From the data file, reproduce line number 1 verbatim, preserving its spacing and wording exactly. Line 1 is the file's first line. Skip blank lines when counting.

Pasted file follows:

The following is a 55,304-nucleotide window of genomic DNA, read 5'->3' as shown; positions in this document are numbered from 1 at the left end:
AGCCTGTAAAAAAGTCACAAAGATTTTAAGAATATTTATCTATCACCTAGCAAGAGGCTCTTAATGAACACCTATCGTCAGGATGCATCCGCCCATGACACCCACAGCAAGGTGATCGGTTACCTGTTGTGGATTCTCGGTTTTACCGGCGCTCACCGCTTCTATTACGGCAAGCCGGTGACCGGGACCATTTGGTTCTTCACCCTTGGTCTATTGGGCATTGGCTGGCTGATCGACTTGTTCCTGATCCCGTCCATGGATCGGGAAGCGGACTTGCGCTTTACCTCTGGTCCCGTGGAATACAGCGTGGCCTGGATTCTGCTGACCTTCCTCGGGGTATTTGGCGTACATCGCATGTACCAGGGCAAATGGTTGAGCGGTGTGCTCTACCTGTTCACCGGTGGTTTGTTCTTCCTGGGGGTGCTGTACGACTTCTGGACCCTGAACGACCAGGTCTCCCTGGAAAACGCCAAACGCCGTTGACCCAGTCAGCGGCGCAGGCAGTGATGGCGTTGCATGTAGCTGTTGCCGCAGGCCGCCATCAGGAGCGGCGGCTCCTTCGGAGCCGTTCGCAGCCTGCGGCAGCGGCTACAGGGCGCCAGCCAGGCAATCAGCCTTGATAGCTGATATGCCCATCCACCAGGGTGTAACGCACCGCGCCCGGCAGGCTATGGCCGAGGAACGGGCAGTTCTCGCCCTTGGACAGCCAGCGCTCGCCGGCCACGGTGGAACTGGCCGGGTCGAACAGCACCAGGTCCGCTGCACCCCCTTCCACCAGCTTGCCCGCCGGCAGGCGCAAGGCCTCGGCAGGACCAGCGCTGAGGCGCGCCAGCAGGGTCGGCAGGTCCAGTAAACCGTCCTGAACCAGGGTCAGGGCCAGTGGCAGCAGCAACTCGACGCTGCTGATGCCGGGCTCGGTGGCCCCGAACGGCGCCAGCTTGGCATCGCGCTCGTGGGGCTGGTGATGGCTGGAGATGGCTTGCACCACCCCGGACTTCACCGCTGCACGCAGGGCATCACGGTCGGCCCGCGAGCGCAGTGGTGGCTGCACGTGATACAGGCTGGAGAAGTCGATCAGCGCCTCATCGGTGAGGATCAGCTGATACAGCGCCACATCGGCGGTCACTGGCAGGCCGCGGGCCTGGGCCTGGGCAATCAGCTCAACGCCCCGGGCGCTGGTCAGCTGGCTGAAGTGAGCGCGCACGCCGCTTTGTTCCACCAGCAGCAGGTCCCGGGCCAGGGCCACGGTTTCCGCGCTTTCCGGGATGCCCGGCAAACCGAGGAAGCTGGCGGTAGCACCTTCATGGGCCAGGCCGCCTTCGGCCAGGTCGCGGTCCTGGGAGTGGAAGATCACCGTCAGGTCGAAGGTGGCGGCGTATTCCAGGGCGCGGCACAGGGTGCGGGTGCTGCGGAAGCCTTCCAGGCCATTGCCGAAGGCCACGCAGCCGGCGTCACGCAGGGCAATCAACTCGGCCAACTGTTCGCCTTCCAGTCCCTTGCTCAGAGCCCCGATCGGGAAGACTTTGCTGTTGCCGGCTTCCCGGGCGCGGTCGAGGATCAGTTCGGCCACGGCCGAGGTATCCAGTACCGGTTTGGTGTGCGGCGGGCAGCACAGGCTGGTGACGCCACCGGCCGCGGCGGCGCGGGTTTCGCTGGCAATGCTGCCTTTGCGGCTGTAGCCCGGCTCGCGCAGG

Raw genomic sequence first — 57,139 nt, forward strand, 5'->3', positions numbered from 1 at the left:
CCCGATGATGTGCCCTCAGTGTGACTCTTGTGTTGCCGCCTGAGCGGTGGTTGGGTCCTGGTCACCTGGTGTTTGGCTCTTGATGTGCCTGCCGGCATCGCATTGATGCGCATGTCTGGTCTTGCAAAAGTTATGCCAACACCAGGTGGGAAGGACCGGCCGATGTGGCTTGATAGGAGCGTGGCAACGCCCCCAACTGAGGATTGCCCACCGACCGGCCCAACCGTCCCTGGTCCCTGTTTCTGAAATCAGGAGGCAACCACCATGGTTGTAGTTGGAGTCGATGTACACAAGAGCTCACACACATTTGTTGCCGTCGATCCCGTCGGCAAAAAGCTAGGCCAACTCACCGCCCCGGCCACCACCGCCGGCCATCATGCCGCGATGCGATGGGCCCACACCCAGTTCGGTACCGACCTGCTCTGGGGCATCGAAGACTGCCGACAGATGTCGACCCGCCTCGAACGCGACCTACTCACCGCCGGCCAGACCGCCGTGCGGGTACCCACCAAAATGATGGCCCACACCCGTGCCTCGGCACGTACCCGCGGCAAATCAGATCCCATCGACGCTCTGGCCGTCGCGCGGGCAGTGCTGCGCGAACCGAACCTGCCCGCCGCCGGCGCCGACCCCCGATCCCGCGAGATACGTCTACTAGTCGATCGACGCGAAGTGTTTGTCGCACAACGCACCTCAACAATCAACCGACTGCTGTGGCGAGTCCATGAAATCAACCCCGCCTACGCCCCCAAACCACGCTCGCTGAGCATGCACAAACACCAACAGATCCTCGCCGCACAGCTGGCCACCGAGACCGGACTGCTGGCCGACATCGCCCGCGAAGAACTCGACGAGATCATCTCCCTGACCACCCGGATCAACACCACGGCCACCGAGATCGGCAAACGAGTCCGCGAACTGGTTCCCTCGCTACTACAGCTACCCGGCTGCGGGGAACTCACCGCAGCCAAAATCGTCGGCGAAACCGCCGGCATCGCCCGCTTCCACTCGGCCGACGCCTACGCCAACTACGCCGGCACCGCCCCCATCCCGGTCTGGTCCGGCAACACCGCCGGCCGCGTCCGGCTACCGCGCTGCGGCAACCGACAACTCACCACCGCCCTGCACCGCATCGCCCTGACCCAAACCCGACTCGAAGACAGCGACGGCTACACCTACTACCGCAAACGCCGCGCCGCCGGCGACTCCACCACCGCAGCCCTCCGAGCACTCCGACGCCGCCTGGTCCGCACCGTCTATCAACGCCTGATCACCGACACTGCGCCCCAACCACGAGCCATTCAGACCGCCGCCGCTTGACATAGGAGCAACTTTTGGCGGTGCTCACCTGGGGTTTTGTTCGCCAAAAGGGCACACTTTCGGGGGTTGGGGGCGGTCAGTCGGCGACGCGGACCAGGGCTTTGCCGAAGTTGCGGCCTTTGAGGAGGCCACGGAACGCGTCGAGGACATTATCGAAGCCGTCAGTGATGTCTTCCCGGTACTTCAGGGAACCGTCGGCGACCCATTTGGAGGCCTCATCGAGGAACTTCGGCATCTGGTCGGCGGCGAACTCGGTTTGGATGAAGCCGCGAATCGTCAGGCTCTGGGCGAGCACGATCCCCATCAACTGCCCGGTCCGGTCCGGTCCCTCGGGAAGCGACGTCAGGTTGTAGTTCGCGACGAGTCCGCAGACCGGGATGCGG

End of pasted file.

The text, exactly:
The following is a 55,304-nucleotide window of genomic DNA, read 5'->3' as shown; positions in this document are numbered from 1 at the left end: